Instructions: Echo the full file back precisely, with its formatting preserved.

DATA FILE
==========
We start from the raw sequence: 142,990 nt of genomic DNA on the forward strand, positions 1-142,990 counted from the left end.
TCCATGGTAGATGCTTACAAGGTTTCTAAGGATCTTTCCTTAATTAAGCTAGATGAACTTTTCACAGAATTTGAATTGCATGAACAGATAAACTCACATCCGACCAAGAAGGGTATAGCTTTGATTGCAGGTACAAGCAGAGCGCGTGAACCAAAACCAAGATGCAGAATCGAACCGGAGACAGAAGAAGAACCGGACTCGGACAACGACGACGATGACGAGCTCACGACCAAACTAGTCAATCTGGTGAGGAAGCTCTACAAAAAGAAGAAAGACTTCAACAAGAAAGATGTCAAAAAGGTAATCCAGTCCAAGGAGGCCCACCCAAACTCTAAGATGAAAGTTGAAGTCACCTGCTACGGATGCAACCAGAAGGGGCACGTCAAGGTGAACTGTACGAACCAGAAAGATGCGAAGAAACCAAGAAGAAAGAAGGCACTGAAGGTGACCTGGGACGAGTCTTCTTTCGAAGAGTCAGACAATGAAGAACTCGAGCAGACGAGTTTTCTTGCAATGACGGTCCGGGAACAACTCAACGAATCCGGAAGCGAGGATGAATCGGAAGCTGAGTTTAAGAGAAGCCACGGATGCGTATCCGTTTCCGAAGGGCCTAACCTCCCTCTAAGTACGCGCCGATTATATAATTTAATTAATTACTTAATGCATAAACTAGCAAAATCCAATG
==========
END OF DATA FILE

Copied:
We start from the raw sequence: 142,990 nt of genomic DNA on the forward strand, positions 1-142,990 counted from the left end.
TCCATGGTAGATGCTTACAAGGTTTCTAAGGATCTTTCCTTAATTAAGCTAGATGAACTTTTCACAGAATTTGAATTGCATGAACAGATAAACTCACATCCGACCAAGAAGGGTATAGCTTTGATTGCAGGTACAAGCAGAGCGCGTGAACCAAAACCAAGATGCAGAATCGAACCGGAGACAGAAGAAGAACCGGACTCGGACAACGACGACGATGACGAGCTCACGACCAAACTAGTCAATCTGGTGAGGAAGCTCTACAAAAAGAAGAAAGACTTCAACAAGAAAGATGTCAAAAAGGTAATCCAGTCCAAGGAGGCCCACCCAAACTCTAAGATGAAAGTTGAAGTCACCTGCTACGGATGCAACCAGAAGGGGCACGTCAAGGTGAACTGTACGAACCAGAAAGATGCGAAGAAACCAAGAAGAAAGAAGGCACTGAAGGTGACCTGGGACGAGTCTTCTTTCGAAGAGTCAGACAATGAAGAACTCGAGCAGACGAGTTTTCTTGCAATGACGGTCCGGGAACAACTCAACGAATCCGGAAGCGAGGATGAATCGGAAGCTGAGTTTAAGAGAAGCCACGGATGCGTATCCGTTTCCGAAGGGCCTAACCTCCCTCTAAGTACGCGCCGATTATATAATTTAATTAATTACTTAATGCATAAACTAGCAAAATCCAATG